Wooden Paddle

Length of Project:
Project theme:
Suitable for grades:
Tools & Materials
Material List
  • Red or Yellow Cedar
  • Sandpaper – 100, 150, 220
  • Pencils: 4B, HB and a red pencil
  • Eraser (gum erasers work best)
  • 1 meter ruler
  • Tracing paper
  • Thick construction paper (heavy weight that holds up to tracing)
  • Tape
  • Flexible clear ruler (knitting ruler)
  • Rubber mat (cupboard liner)
Tool list
  • Clamps (c-clamp and f-clamp)
  • Hand saw
  • Draw knife
  • Block planer
  • Skew
  • Straight knife, slight bent knife
  • Palm Sander or Orbital Sander
  • Safety goggles
  • Ear protection
  • Dust mask
  • Safety boots
  • If available:

  • Large spoke shaver (VERITAS brand – Lee Valley #05P33.90)
  • Round spoke shaver (VERITAS brand – Lee Valley #05P33.03)
  • Concave spoke shaver (VERITAS brand – Lee Valley #05P33.11)
  • Electric Planer (Mastercraft brand – 3 1/4” camp)

    This procedure can be used for any size paddle whether a small dance paddle or a full size ocean or river paddle

  1. Choose a piece of clear edge grain cut red or yellow cedar (minimal knots).
  2. Measure and draw the centre line around the entire length of the plank (front and back).
  3. Trace a template of the wood onto a piece of thick paper. Again measure and draw centreline.
  4. Draw half of a paddle shape onto the thick paper template; then trace it onto the opposite side.
  5. Cut out the paper template, and then lay it on the cedar plank. Line up the CL (centre line) on both ends tape down.
  6. Trace the template onto the cedar plank.
  7. Cut out the paddle using a band saw; use the drawn lines as a guide; cut on the outside of the drawn line (a jigsaw can also be used if there is no access to a band saw).
  8. With a RED pencil measure the CL all the way around the edge of cut out paddle, Then measure a quarter thickness from CL, on either side of the CL line, and mark all the way around with a different pencil – other than red).
  9. Using a hand saw draw a line where your handle will be placed. Cut down to ¼ line.
  10. Note that the thickness of the handle will be determined by the thickness of the cedar. DO NOT CUT TO THE CENTRE LINE.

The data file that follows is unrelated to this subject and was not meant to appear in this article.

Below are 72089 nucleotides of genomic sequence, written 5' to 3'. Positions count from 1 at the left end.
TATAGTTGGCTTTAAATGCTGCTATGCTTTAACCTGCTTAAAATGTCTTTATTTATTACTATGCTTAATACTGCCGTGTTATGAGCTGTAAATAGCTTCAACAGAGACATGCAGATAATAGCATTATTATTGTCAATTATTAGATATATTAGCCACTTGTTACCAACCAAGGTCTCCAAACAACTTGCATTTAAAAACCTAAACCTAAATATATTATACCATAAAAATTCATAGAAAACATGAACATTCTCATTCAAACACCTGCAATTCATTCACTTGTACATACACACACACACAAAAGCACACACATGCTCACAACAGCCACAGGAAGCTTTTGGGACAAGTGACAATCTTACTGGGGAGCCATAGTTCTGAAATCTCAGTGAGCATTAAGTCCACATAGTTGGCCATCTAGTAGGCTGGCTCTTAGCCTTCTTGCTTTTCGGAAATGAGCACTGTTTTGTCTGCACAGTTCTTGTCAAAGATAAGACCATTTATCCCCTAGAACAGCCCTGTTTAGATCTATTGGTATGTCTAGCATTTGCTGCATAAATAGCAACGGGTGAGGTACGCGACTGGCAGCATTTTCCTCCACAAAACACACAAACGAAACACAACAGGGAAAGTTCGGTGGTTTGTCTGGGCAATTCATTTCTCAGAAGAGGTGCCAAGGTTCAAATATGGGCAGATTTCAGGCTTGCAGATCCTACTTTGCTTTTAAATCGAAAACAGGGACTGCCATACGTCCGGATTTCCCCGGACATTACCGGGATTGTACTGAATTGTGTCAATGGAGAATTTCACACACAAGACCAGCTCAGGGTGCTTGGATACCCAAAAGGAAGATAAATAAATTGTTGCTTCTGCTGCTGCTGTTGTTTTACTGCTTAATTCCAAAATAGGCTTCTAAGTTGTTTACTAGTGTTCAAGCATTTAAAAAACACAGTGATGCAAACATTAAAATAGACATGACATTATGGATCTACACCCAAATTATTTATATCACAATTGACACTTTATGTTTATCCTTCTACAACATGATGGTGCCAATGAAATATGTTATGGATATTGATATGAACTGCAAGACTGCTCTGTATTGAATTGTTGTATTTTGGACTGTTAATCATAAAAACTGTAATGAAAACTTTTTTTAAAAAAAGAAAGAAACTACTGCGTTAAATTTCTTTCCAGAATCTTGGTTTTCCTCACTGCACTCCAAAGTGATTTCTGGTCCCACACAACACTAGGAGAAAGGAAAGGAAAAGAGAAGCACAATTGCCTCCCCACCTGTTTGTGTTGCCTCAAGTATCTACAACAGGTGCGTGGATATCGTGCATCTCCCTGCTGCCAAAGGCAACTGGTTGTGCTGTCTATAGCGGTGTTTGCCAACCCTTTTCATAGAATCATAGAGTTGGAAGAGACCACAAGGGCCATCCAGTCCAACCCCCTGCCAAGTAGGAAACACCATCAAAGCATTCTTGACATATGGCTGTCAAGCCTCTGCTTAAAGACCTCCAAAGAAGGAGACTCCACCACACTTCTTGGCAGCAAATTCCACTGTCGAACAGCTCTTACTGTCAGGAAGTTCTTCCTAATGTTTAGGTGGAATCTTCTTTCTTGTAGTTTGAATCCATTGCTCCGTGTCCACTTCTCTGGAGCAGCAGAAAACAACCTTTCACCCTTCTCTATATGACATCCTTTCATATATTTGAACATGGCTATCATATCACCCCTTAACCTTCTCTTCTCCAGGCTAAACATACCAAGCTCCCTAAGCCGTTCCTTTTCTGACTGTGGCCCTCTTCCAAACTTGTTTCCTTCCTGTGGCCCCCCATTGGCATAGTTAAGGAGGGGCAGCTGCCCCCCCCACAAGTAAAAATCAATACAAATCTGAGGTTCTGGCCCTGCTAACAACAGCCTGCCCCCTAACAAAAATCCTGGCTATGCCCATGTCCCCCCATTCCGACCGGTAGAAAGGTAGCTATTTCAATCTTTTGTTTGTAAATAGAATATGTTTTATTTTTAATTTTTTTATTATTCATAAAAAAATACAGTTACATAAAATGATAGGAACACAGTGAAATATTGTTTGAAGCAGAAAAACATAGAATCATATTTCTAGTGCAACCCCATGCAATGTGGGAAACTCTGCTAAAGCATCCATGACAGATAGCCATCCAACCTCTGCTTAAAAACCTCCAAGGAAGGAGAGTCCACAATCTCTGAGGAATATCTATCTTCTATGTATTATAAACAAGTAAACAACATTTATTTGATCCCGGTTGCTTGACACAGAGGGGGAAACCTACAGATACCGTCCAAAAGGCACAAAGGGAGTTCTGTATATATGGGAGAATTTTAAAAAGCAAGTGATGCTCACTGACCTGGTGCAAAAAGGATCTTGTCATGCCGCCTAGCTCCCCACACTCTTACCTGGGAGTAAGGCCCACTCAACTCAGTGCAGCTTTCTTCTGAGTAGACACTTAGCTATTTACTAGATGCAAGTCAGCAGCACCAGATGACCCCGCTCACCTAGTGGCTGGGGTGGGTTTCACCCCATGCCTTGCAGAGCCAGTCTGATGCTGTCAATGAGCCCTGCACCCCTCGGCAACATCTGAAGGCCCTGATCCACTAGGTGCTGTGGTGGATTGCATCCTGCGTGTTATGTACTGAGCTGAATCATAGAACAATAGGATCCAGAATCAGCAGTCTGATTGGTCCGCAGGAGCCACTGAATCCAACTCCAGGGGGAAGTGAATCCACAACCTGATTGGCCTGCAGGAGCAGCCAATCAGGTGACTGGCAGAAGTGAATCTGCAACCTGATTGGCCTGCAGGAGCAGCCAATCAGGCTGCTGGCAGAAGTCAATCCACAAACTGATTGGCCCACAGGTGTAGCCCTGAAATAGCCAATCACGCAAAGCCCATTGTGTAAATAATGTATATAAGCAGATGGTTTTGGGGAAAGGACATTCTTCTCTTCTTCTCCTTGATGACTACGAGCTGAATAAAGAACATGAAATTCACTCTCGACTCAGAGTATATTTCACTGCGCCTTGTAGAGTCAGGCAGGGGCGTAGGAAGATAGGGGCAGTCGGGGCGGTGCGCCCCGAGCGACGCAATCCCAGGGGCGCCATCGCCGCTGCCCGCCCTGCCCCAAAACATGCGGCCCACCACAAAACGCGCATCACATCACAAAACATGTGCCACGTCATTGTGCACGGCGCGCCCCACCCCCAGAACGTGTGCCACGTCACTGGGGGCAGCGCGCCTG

11. Lay down rubber mat on desk and then attach cut paddle onto desk or working area. Prop one side of paddle up, and attach opposite end with a C-clamp or F-clamp so that paddle will not slip.
  12. Working with the wood grain

  13. Wood grain is how the cells of the wood arrange themselves, or align, creates textured, and how they appear to you. Generally speaking the ideal grain for these paddles are cut so that the edge grain is vertical and run straight from grip to blade tip.
  14. The wood grain runs from end to end of the paddle
  15. On the side of the paddle the grain primarily runs from the blade to the grip
  16. When working on the edges of the blade work away from where the the blade is at its thickness. The edge gain on the sides are exposed – so working in the direction of the blade is needed on about the ¼ inch of the blade surface
  17. When working on the edges of the blade work away from where the the blade is at its thickness. The edge gain on the sides are exposed – so working in the direction of the blade is needed on about the ¼ inch of the blade surface.
  18. End Grain: When you are carving the grip of the paddle you will be working with the end grain. Sharp tools are crucial to the success and finding the direction which is easy will help this more enjoyable. When going across the end grain here I usually pick up the Skew, a type of knife that has an angle to it, to make is easier.
  19. Starting at the throat of your blade and working to the tip use a block planer or the draw knife to take off material. The idea here is to leave it thicker at the throat area and slim towards the blade tip. Angle the blades of either the block planer or draw knife just a bit for a smoother and easier cut.
  20. With a Draw Knife
  21. With a Block Planer
  22. Once you have it the blade and the throat of the paddle to the desired thickness it is time for the grip. Secure the paddle to your table and use both hands to do this part. I use a skew here for cutting across the end grain here. You can wet the grip here with a little water to make the cut a bit easier. Before you cut measure the the center on both sides and the end as they will be the guide. Draw on the desired shape and then cut – stop short of the end so you don’t tear the sides of the grip.
  23. Draw on the the center lines and the shape of the paddle grip
  24. Use a skew to cut across the grain on the grip
  25. Once completed cut in the thumb areas out – either with your bandsaw or straight knife
  26. The final step is to sand the paddle you just created. Use a palm sander, orbital sander or a block of wood with sand paper wrapped around it. Start with 100 grit and do the whole paddle from blade tip to grip. And keep moving up in grit - 150, 180 and a final sanding by hand with 220.
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